Festival Saturday to showcase Kent’s many cultures

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Yelana Kovalsky wants to carry on a tradition when she sings Ukrainian folk songs June 27 at the first Kent International Festival.

Kovalsky has sung at many festivals in the Seattle area since she moved to Kent from the Ukraine 15 years ago. Now she will get a chance to perform in her own town.

“There are a lot of Ukrainian people around,” Kovalsky said in a phone interview Friday. “I want them to know it’s important to keep our songs alive.”

Kovalsky will be one of more than 20 performers at festival. It runs from 10 a.m. to 8 p.m. Saturday at the Town Square Plaza Park, downtown at the corner of West Smith Street and Second Avenue. Kovalsky sings at 6:15 p.m.

Besides Kovalsky, other musicians, dance groups, martial artists and storytellers are among the performers. Everything from hip-hop groups, brass bands, Irish dancers and African dancers.

“I think it’s a good idea,” Kovalsky said of the festival, which is Kent’s first. “There a lot of different people who live in Kent. We have many nationalities who live together in peace.”

Kent4Health, a group of residents and businesses that encourages healthy choices for physical, mental, spiritual and environmental wellness, organized the festival to showcase the region’s talent.

Harpreet Gill, the owner of East Hill Indian eatery Punjab Sweets, also stepped forward to help kick off the festival.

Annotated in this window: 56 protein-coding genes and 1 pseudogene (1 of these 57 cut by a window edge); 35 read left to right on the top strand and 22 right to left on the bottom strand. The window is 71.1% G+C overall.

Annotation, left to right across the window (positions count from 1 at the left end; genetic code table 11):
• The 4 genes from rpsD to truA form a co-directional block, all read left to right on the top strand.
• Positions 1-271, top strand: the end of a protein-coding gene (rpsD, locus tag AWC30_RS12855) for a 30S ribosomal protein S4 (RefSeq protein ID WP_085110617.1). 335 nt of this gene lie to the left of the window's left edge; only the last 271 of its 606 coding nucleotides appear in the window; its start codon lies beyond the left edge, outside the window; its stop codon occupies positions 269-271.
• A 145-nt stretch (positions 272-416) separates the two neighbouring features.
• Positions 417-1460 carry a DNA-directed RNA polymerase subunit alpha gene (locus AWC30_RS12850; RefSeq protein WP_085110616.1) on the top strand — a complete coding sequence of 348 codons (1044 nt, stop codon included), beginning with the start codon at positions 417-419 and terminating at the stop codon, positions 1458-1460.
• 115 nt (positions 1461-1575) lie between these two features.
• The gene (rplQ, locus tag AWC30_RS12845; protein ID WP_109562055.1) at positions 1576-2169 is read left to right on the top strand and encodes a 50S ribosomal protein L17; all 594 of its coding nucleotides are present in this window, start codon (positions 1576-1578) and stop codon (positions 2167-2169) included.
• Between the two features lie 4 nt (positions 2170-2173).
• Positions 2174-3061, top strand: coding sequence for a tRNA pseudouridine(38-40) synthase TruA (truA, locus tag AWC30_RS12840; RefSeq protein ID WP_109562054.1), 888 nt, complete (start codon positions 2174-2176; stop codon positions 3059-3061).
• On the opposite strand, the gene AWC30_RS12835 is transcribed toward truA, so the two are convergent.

“This is something Kent has needed for a long time because we have such a diverse community,” said Gill, whose own family hails from India. “The fact that got to me is that 120 languages are spoken in the Kent School District. We want people to appreciate the cultures and traditions we have.”

Organizers plan to feature arts and crafts booths and as well as authentic cuisine.

The type of food available from vendors will include Punjab (India), Thai, European, Mexican, Middle Eastern, Filipino and Vietnamese.

“For a lot of the food vendors it’s their first time out as a vendor,” said Pam Clark, an organizer. “They wanted to be a part of it.”

Shamso Issek looks forward to the food items as well as the variety of performers. Issek is the community organizer for the Somali Bantu Community Center dance group of Kent. The Somalian dancers perform at 7:15 p.m.

“It’s really great,” Issek said of the first International Festival in Kent. “I’ve lived here since 2001 and this is the first time for our community to perform. We would like people to know us and that we are part of Kent. We are very excited and can’t wait.”

The regions of the world to be represented at the festival include the Americas (North, South and Central America), the Asian Pacific Islands, Western and Eastern Europe, Africa and Asia.

The festival will run in conjunction Saturday with the Kent Farmer’s Market. The market runs every Saturday at Town Square Plaza Park from 9 a.m. to 2 p.m.

For more information go to www.kentinternationalfestival.com or call 253-856-4968.

LEARN MORE

What: Kent International Festival

When: 10 a.m. to 8 p.m. Saturday

Where: Town Square Plaza Park, Second Avenue and Smith Street

Cost: Free


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